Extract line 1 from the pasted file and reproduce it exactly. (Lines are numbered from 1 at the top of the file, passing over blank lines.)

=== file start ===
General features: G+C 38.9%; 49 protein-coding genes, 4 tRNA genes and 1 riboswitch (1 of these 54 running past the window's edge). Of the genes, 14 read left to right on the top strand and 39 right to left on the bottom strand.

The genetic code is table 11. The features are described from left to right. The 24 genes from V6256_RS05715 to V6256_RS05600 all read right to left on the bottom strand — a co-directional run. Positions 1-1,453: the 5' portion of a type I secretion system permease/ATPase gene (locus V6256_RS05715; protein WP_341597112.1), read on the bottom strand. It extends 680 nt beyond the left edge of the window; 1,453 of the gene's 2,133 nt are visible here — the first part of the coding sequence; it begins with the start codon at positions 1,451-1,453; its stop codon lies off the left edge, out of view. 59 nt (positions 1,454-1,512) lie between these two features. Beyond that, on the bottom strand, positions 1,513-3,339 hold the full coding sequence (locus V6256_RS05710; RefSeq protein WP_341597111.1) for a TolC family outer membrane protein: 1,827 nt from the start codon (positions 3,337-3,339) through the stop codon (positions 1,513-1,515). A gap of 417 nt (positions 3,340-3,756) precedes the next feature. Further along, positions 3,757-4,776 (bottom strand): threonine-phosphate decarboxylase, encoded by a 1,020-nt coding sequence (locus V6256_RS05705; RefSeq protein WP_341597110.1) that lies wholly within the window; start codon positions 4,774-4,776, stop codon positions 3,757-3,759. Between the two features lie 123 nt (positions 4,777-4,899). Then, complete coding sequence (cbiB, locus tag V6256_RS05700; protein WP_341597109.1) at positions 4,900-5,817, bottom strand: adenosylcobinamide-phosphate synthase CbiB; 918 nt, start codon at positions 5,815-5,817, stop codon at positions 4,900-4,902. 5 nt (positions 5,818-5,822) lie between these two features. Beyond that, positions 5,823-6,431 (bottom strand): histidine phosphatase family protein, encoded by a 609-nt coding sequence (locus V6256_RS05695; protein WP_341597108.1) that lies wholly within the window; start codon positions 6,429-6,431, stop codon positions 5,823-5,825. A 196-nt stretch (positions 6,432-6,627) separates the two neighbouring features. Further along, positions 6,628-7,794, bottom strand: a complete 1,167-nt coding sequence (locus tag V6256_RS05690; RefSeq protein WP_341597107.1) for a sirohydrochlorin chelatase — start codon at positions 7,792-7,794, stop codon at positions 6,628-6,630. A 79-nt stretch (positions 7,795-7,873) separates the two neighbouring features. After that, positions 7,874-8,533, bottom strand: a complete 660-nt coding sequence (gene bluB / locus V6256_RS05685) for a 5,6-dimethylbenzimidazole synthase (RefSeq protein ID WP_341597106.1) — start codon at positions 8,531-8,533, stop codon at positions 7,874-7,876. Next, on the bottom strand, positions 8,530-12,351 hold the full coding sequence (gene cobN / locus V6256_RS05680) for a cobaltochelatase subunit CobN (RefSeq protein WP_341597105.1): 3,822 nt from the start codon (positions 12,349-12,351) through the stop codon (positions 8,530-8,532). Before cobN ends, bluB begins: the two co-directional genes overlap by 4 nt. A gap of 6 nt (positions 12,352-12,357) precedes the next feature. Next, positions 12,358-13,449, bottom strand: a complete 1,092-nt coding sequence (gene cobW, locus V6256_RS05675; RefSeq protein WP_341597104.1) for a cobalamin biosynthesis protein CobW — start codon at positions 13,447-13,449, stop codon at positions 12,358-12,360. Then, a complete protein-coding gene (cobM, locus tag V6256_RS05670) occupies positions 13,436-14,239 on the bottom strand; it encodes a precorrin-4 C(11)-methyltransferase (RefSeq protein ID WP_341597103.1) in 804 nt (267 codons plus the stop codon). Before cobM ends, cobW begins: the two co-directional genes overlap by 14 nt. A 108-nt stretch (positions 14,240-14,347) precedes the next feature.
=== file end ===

General features: G+C 38.9%; 49 protein-coding genes, 4 tRNA genes and 1 riboswitch (1 of these 54 running past the window's edge). Of the genes, 14 read left to right on the top strand and 39 right to left on the bottom strand.